Chow Khoon is the second oldest man in the lab, and we remind him so very often. His rippling biceps and pectorals, however, remind us in return that our lives are in mortal danger, so we try to restrain ourselves. Eons ago (oops), he did a UROPS on the foxtail palm, and for his Honours, he reviewed the grapevine family for Singapore. In his Masters, he worked on the phenology and population genetics of Ficus superba. Besides palms, grapes and chempadak, he also has special interest in ferns. His other hobbies also include rock-climbing, and put plants together with that, you get a man on a tree. Chow Khoon insists that he is, generally, harmless, and that he knows violence isn’t the answer, but sometimes he gets it wrong on purpose.
Louise was formerly an Honours student of the lab, conducting vegetation plots in former plantations that were the major transformative force of Singapore’s landscape in our early modern history. Before that, she did a UROPS investigating the lower latitudinal range limits of temperate plants. She has difficulty waking up in the morning, and we think that she has an uncontrollable power that summons rain clouds especially when she’s feeling moody. We try to keep her powers in check by pairing her up with optimistic, chirpy co-workers so that we can finish up our fieldwork. Even as she is fast catching up with the rest of us on botany, she harbours a secret longing to be a birder.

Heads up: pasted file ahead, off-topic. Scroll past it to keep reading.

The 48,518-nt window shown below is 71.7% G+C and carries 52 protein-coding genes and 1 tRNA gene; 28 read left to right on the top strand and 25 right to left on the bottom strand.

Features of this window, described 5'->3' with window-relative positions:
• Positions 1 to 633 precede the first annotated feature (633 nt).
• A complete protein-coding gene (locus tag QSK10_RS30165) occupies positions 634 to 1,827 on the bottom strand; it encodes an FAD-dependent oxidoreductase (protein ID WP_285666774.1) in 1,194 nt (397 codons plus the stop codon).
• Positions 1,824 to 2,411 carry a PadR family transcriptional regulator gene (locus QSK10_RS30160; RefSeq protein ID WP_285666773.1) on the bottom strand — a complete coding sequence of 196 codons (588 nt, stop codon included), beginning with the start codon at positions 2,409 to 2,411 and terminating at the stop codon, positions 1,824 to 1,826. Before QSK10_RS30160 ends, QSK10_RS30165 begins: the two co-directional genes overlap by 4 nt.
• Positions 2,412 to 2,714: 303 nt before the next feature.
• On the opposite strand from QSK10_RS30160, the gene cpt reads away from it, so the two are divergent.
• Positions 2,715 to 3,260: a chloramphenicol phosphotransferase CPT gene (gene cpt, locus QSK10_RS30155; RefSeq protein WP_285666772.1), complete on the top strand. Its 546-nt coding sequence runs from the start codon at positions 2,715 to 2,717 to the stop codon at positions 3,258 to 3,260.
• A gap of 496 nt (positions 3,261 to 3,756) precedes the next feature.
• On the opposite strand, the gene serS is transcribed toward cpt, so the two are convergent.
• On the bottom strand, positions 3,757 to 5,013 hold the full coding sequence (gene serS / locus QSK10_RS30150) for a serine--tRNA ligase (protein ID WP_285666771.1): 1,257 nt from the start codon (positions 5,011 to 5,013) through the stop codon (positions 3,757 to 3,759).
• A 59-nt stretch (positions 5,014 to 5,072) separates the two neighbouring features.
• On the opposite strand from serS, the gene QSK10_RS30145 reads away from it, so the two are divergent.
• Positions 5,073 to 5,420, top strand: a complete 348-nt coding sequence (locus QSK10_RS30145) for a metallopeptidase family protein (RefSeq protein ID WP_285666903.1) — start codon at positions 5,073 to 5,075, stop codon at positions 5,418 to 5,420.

We warmly welcome any offers of additional information or suggestions for corrections! Simply leave a comment on this page.
Author guidelines for species write-ups
Please use the Syngonium podophyllum entry as an example when you write a new entry. Although the purposes of our blog are (1) to facilitate community contributions to our collective knowledge of local flora and (2) communicate this information in an accessible and readable manner to the general public, a pain-in-the-ass consistent format will make the entries look neater and presentable while maintaining a high quality of science. Blame this on my indoctrination by one of my thesis supervisors! I have already tried to keep housekeeping rules to a minimum and as painless as possible.
To reduce the size of the blog, upload photos at the exact resolution as it will be displayed in the blog. Crop away unnecessary background and zoom in on the feature you want to show.
Add a caption below the picture in the following order: Location; Habitat; Year when the picture was taken. Put ‘cultivated’ for the habitat if it is a cultivated plant. Photographs not belonging to any of the contributors need to be acknowledged as follows, e.g., Photograph © Tan Ah Lian.
Add the picture description in the alternative text, i.e., the words will show up if the mouse is hovered over the picture.
References should be cited as much as possible, and the full reference added to the Bibliography page.
If the essay-writing becomes painful, you can choose to just lift entire sentences or keywords from the reference source, but use the quotation box to enclose it. See examples. There are two main aims for adding details: (a) if it aids in identification or (b) if it points towards ecology of the plant, such as pollination, dispersal agents or adaptations.
Main Entries (in consecutive order)